Late last year, following the Kansas State Board of Education's decision to treat evolution as a disputed theory in elementary and middle school classrooms, Paul Mirecki, a professor of religious studies at the University of Kansas, announced plans to teach a counter-course: "Special Topics in Religion: Intelligent Design, Creationism, and other Religious Mythologies." Soon after that, the trouble started.
After comments Mirecki made about the course on a private listserv were made public in late November, the university reevaluated the class. "The fundies," Mirecki wrote of religious conservatives on Nov. 19, 2005, to a university group he advises, the Society of Open-Minded Atheists and Agnostics, "want it all taught in a science class, but this will be a nice slap in their big fat face by teaching it as a religious studies class under the category [of] mythology."
Mirecki apologized for the comments and withdrew the course on Dec. 1, 2005, after additional controversial comments he made on the listserv, apparently disparaging a variety of groups and individuals, were published, says Lynn Bretz, University of Kansas spokesperson. Bretz says Mirecki had been making such comments for three years. About 30 students had already enrolled in the class.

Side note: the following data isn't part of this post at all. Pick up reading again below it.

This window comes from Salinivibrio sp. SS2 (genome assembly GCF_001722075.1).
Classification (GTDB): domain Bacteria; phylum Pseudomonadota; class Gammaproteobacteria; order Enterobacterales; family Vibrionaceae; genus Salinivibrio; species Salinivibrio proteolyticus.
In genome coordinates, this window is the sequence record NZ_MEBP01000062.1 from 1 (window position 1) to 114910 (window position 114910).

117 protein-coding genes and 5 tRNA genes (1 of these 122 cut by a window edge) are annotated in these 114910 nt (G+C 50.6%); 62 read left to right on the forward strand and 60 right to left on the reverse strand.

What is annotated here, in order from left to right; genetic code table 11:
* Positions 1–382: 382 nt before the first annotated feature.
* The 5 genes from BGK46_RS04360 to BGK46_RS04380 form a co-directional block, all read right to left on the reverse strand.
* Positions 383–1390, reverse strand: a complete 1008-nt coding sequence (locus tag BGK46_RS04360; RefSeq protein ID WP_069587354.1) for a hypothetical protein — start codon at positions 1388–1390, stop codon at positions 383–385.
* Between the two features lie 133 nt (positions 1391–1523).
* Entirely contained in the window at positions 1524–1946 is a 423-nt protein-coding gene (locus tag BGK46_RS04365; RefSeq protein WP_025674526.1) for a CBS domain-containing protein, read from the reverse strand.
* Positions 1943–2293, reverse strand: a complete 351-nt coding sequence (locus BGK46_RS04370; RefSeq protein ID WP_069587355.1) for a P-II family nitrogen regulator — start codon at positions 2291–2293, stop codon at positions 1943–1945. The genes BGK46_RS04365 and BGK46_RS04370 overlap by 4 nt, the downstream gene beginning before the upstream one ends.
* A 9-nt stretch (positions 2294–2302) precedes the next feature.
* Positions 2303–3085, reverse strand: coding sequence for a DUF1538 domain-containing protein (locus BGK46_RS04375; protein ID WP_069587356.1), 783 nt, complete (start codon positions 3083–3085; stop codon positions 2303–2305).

Early on the morning of December 5, Mirecki showed up at the emergency room of Lawrence Memorial Hospital with bruises. He told police he had been beaten on a rural road by two men who had referred to the course. The police investigation is still open, according to Lieutenant Kari Wempe of the Douglas County Sheriff's Office.
Mirecki stepped down as chair of the department of religious studies two days after the alleged beating. He and the university administration said the resignation was voluntary, though his peers recommended the move. Mirecki later released a statement to The Lawrence Journal-World repudiating this. "I've become radioactive and the university's administrators won't support me," he wrote, and is considering suing the university.
Though "a lot of people feel that it's really unfortunate what happened," says Jennifer Gleason, assistant professor in the University's department of ecology and evolutionary biology, "the [biology] department doesn't seem to be really doing anything about it or taking a stand or anything. Obviously we need to do a better job of educating the public about what evolution is about."
Mirecki, who remains a tenured professor, is currently teaching "Understanding the Bible." He did not return calls for comment. As to whether an "intelligent design as mythology course" has a future at the University of Kansas, with or without Mirecki, the administration said in a December statement that it "continues to believe the course has merit and should be taught in the future." The university has "been very clear that neither [intelligent design] nor creationism should be taught as science," Bretz writes in an E-mail.